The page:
David can sense that he is coming home.

Michael Ordman writes a free weekly newsletter containing Good News stories about Israel.
For a free subscription, email a request to

In Israel every day is Good Deeds Day

Good Deeds Day – a day dedicated to volunteering to help the less fortunate in society – originated in Israel in 2007.  Since then, the event has been adopted in over 50 countries across the world.  Israel starts early – on 5th March, whilst the rest of the world waits until the 10th.  But as you will see below, good deeds are certainly not restricted to one-day-a-year in the Jewish State.

The organization ALEH runs Israel’s largest network of facilities for children with severe cognitive and physical disabilities.  It has pioneered a unique use of virtual reality (VR) at ALEH’s Moriah facility in Gedera where residents go on field trips in simulated environments.  Another charity, the Institute for the Advancement of the Deaf, together with the national-religious rabbinic association Tzohar held the first ever sign language reading of the megila (Book of Esther) for the deaf and hard of hearing during the Jewish festival of Purim. More than 600 people attended the reading at the Tel Aviv International Synagogue.  Finally, only in Israel would you find an annual music festival that charges an entrance fee of one shekel (around 25 US cents).  Festival Bashekel allows residents from marginalized communities to enjoy top Israeli bands.  A nominal fee is charged to highlight that that the event does indeed have value. 

Israel’s neighbors also benefit from the Jewish State’s good deeds.  The ex Finance Minister of Turkey, Kemal Unakıtan, spent nearly two-and-a-half months at the International Center for Cell Therapy & Cancer Immunotherapy in Tel Aviv. He received groundbreaking stem cell treatment to wean him off dialysis and avoid the need for a kidney transplant.  Meanwhile, 42,700 tons of goods (1,397 truckloads) were delivered to Gaza through the Kerem Shalom crossing, before it had to be closed due to the resumption of terrorist rocket fire.  But your really must see what Israeli volunteers from are doing to help Syrian regugees hurt, hungry and homeless from the civil war in their country.

The Israel Defense Forces seldom get the credit they deserve for their good deeds.  For example when they airlifted a Sudanese refugee and her two premature babies (weighing only 900 grams each) from Eilat to Assaf Harofeh hospital in Tel Aviv.  Meanwhile, although they were exempt from combat duty, three women volunteered to stand up and be counted when presented with the opportunity to join the IDF and defend their country.  And like the brave Jewish Queen of the Purim story, their first names are all Esther.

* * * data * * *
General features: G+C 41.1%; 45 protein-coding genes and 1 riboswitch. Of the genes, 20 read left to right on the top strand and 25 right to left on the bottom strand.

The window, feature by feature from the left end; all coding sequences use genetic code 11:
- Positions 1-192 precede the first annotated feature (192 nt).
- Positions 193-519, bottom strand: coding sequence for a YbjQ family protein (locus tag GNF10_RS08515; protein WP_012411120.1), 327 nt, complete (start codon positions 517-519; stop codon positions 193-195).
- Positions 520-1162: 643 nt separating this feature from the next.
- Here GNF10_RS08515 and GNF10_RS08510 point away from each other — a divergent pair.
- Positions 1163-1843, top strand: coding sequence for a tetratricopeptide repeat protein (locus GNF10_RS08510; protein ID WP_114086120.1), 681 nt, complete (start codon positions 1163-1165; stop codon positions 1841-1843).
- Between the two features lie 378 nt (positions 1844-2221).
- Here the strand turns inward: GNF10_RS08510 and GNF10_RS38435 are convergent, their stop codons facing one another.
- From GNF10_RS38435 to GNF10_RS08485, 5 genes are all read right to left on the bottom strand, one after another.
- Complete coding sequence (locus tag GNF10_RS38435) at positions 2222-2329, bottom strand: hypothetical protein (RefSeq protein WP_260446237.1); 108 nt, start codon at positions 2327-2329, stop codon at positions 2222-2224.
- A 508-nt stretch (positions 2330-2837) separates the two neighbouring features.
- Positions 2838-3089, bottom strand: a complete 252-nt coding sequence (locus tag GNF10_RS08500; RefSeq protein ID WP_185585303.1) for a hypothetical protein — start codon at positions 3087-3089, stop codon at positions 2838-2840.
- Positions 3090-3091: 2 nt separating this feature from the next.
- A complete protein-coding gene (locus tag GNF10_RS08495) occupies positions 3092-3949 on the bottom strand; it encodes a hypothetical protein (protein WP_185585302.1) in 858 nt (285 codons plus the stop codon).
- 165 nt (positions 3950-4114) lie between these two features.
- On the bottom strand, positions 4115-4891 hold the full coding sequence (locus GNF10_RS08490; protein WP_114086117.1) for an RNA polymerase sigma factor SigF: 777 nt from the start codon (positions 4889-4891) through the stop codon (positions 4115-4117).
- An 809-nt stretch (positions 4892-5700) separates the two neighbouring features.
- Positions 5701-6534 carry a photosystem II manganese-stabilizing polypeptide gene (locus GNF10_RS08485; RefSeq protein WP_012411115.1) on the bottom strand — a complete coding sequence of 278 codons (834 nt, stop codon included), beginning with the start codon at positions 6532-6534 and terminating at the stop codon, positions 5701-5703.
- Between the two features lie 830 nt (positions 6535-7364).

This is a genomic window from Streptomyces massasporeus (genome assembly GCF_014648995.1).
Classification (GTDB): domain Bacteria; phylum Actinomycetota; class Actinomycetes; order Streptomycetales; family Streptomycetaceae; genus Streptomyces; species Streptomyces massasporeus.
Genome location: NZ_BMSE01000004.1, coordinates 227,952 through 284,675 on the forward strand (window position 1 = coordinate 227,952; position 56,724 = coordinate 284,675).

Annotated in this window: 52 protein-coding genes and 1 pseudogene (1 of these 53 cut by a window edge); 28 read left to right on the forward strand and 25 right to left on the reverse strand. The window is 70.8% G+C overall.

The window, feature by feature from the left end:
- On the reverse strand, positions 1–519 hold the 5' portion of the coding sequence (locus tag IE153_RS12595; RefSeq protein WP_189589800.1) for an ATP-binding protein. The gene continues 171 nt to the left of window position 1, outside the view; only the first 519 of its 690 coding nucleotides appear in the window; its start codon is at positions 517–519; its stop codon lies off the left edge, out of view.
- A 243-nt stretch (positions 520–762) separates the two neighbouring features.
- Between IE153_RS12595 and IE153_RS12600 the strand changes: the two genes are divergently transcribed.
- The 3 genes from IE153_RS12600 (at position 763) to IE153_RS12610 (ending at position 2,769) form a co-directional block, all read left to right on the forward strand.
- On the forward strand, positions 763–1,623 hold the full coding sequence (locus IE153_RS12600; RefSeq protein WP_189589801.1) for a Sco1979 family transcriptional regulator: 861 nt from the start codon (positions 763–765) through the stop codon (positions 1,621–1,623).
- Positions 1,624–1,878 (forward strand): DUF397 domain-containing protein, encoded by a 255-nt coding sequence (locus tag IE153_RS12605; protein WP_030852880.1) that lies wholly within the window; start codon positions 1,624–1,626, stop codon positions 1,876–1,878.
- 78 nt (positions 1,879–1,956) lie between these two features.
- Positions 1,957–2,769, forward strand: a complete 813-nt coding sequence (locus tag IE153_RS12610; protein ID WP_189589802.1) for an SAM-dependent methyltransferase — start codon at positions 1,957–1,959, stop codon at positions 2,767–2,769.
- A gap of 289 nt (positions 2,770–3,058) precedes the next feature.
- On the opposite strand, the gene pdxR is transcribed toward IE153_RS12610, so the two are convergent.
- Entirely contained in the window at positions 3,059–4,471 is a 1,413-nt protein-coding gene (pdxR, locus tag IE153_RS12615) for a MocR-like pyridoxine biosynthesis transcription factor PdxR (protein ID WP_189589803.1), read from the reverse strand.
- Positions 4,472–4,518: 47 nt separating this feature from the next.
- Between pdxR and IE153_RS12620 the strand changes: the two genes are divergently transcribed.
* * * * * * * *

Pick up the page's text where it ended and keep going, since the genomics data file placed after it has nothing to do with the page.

Israeli hi-tech innovations often have a good deeds “flavor”.  Jerusalem-based UIU encourages individuals who shy away from smartphones to join the technological revolution.  Both the elderly and those with visual impairment will appreciate the large fonts and enhanced security features.  Busy shoppers will benefit from the app from Haifa’s WiseSec to prevent them getting lost in massive shopping malls.  And where in the world is this technology being introduced?  In Moscow’s huge 5000-store city mall.

Israel performs many good deeds for the environment with its Clean Technology.  Israeli wind sensor company Pentalum Technologies is expanding production of its sensor that allows wind farms to improve electricity production by up to 10% - equal to millions of dollars.  In another example, Israeli farmers in the Negev have cut their use of chemical pesticides by about 80%.  They use natural predators – bugs that don’t harm the crops – to get rid of the pests.  Eco-conscious Israelis can now receive comprehensive information about recycling centers, air and water pollution, cellular antennas, open spaces, beaches and various environmental hazards from the new online website  And the Israeli Transport Ministry is replacing a dangerous section of Route 1 between Tel Aviv and Jerusalem with a 16km new road.  The NIS 2.5 billion cost includes an eco-friendly bridge, indistinguishable from the surrounding forests, which will allow animals to cross the highway in safety.

Israel performs good deeds by financing people to come to the Jewish State.  The appropriately named “Israel Give & Tech” is a brand-new Taglit-Birthright Israel trip, in conjunction with Israel Free Spirit. It's designed for people interested in experiencing how Israel uses its technological innovation for tikkun olam, or repairing the world.  The free 10-day trip will depart from New York in early July.  Then the charity Shavei Israel has brought seven descendants of Kaifeng Jews, an ancient community from China’s Henan Province, to Israel to reclaim their Judaism.  At its height, 5,000 Jews lived in Kaifeng. Today, about 1,000 Chinese can trace their roots to them.  Finally, the Hebrew University together with the Israeli Government sponsored 250 of the most talented science students from all over Asia, Australasia and Oceania to Asian Science Camp Israel - a six-day program, learning, touring and enjoying the unique atmosphere.